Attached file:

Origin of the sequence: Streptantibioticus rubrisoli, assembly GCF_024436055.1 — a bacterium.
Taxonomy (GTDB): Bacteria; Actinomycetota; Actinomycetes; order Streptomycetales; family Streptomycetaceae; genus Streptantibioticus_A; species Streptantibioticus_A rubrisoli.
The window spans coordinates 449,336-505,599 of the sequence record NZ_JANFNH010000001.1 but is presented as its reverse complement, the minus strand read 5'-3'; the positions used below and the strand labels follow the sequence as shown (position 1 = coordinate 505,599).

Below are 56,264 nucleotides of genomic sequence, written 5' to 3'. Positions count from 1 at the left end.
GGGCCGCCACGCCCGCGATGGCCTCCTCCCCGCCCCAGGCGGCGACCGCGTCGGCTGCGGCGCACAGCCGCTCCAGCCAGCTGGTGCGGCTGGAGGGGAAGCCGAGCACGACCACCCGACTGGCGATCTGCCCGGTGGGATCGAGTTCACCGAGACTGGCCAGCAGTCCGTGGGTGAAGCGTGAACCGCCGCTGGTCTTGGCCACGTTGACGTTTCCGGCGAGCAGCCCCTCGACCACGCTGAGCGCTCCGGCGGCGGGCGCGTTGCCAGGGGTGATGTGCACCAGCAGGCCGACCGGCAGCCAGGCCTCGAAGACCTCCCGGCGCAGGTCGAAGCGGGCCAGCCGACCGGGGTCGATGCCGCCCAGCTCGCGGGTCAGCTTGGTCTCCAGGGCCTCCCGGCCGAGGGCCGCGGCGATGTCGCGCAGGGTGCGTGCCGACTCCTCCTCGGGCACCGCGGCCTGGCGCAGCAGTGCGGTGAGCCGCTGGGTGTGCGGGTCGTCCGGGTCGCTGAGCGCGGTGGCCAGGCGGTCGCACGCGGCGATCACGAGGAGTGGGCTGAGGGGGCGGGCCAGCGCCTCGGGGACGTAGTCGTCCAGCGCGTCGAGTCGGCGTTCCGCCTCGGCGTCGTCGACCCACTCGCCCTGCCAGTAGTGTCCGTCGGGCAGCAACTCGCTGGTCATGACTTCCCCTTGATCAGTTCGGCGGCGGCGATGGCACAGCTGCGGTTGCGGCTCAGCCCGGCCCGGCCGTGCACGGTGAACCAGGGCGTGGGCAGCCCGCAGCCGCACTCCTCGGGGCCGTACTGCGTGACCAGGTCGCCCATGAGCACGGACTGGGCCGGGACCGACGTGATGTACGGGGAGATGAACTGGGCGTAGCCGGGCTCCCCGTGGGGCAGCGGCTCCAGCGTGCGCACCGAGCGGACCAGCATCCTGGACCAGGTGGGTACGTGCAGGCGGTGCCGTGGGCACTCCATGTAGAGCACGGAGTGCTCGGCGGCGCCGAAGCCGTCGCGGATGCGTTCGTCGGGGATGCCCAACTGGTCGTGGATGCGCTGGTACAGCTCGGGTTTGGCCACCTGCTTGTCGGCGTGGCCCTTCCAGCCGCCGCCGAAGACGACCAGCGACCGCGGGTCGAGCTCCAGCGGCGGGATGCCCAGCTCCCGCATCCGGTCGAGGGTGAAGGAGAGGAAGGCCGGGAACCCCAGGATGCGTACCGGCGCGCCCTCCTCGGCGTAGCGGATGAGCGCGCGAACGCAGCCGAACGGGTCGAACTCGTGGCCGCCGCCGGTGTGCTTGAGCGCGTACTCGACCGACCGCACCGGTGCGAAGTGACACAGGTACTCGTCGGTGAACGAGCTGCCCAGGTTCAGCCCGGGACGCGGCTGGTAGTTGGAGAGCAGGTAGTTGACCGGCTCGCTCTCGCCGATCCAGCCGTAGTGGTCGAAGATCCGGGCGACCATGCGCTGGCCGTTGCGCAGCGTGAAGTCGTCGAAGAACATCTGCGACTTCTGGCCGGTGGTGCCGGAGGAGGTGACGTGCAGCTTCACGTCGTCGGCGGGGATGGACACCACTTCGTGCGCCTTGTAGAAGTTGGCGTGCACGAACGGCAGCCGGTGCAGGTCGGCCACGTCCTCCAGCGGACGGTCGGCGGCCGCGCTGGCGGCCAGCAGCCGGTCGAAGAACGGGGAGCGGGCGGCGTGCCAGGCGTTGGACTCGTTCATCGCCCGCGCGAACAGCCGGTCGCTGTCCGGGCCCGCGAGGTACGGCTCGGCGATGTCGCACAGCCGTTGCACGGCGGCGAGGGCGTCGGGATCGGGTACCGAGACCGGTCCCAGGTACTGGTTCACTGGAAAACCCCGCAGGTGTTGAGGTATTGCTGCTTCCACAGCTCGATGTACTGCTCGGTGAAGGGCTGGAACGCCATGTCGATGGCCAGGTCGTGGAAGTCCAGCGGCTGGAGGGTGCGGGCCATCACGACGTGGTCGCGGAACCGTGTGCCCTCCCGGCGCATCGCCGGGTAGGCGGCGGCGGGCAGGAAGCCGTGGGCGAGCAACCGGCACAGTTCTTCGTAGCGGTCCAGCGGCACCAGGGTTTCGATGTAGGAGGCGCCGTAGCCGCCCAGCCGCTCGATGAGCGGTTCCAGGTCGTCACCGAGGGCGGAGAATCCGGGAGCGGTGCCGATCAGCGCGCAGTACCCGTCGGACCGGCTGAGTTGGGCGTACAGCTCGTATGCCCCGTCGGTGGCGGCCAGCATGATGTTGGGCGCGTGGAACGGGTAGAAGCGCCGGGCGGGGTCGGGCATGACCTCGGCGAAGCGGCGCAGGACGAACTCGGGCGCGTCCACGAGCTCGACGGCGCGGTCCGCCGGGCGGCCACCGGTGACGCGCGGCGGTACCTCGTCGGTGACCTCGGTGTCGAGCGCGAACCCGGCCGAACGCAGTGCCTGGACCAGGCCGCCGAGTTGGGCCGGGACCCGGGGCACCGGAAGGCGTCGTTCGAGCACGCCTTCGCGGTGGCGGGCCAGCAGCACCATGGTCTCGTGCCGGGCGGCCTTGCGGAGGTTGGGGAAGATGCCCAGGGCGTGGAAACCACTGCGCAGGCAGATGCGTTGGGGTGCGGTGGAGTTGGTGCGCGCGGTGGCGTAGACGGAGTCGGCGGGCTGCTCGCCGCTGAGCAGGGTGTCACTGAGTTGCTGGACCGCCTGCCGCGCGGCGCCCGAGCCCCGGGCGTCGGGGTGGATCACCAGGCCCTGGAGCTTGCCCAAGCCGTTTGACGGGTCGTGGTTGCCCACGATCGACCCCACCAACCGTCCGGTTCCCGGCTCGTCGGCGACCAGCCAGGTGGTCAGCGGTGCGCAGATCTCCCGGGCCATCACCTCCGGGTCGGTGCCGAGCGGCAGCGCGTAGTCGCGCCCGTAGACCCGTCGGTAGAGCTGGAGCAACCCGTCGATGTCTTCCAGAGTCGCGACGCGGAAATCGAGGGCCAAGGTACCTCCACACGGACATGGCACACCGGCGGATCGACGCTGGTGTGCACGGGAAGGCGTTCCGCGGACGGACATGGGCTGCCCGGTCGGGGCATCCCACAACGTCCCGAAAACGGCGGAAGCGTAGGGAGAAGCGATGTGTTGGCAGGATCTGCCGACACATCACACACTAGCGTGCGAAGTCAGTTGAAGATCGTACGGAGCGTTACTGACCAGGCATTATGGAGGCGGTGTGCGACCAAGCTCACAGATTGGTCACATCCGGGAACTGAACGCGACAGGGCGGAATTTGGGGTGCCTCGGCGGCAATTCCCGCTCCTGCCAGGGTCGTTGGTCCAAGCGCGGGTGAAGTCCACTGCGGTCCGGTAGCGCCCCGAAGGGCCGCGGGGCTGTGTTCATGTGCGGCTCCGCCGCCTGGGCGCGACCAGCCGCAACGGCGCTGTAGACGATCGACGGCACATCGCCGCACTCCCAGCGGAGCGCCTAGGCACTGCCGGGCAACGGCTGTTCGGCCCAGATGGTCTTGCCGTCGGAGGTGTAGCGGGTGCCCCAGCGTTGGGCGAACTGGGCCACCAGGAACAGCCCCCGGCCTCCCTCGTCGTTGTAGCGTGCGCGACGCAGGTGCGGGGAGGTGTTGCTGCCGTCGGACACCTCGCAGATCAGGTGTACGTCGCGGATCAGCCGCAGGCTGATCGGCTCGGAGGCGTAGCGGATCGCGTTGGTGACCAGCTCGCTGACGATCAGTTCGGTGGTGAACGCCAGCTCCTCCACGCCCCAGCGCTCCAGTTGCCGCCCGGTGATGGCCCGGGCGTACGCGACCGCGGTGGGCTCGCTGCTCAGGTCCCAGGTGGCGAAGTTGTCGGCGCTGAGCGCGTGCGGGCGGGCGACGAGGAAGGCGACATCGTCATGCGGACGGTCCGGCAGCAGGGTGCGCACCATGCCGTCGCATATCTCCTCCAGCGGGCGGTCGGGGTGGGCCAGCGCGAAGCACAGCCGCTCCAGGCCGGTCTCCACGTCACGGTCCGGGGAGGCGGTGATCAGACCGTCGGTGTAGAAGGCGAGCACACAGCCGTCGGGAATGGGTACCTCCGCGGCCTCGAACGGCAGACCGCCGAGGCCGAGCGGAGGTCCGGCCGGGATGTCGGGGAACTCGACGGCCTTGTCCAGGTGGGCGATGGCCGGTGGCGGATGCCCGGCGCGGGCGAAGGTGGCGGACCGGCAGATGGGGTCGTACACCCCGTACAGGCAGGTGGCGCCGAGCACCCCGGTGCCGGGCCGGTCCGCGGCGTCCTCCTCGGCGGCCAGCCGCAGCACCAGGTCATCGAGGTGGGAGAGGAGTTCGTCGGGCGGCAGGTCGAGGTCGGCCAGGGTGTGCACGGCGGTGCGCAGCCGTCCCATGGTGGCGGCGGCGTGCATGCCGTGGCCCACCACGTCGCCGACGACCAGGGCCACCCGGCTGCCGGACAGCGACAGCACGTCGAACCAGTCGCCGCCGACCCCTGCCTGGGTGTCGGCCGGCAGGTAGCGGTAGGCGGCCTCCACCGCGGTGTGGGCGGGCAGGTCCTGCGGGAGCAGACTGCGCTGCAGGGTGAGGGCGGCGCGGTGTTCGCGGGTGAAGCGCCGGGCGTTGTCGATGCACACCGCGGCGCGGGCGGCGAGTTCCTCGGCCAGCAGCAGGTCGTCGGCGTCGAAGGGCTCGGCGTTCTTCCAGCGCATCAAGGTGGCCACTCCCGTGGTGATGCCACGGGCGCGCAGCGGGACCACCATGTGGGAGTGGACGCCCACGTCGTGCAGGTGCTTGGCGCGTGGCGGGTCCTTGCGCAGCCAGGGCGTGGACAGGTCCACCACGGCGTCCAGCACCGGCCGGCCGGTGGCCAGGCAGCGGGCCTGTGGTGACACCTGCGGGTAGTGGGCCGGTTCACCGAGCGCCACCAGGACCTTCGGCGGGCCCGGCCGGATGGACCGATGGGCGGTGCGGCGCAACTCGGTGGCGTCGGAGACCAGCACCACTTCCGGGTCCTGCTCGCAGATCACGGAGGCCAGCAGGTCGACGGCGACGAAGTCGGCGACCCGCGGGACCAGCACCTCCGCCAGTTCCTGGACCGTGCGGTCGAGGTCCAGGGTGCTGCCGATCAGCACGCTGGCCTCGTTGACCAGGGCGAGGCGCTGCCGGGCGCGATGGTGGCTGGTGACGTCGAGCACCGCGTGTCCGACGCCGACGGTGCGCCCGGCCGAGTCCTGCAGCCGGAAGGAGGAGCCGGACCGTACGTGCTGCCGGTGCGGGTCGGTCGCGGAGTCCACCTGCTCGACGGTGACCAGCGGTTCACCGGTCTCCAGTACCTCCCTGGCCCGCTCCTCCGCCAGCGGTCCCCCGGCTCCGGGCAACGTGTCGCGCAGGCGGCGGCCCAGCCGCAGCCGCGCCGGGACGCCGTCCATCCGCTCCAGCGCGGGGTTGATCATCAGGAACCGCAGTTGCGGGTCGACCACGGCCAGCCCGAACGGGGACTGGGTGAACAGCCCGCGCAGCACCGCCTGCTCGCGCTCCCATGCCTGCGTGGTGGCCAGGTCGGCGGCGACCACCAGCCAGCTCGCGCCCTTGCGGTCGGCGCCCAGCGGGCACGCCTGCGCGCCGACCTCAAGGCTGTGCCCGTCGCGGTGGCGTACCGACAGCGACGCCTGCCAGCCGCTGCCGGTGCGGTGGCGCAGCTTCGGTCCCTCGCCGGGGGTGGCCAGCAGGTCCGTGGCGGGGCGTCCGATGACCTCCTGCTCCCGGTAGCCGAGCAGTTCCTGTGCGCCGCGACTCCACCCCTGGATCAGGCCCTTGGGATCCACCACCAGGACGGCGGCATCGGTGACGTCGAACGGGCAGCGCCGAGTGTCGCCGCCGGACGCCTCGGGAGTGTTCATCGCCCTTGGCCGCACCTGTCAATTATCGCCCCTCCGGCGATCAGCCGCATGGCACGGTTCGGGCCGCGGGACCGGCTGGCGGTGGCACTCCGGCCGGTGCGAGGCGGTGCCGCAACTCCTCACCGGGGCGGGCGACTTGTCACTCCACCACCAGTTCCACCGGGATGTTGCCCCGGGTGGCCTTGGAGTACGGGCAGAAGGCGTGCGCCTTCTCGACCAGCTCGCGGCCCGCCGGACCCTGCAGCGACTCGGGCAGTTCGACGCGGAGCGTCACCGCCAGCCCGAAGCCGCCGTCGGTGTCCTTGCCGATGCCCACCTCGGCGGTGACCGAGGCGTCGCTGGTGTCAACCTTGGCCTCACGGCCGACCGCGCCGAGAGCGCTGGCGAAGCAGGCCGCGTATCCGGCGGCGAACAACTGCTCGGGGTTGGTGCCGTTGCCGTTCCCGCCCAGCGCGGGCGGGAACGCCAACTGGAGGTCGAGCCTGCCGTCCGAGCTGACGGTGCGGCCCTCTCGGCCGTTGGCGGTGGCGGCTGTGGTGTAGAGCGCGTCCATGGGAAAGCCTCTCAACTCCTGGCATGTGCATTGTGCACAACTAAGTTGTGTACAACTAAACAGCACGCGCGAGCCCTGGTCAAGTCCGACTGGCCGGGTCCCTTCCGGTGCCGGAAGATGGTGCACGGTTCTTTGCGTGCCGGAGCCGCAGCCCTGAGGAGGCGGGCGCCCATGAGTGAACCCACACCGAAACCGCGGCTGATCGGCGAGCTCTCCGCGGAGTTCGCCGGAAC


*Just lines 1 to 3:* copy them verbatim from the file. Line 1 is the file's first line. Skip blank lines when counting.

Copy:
Origin of the sequence: Streptantibioticus rubrisoli, assembly GCF_024436055.1 — a bacterium.
Taxonomy (GTDB): Bacteria; Actinomycetota; Actinomycetes; order Streptomycetales; family Streptomycetaceae; genus Streptantibioticus_A; species Streptantibioticus_A rubrisoli.
The window spans coordinates 449,336-505,599 of the sequence record NZ_JANFNH010000001.1 but is presented as its reverse complement, the minus strand read 5'-3'; the positions used below and the strand labels follow the sequence as shown (position 1 = coordinate 505,599).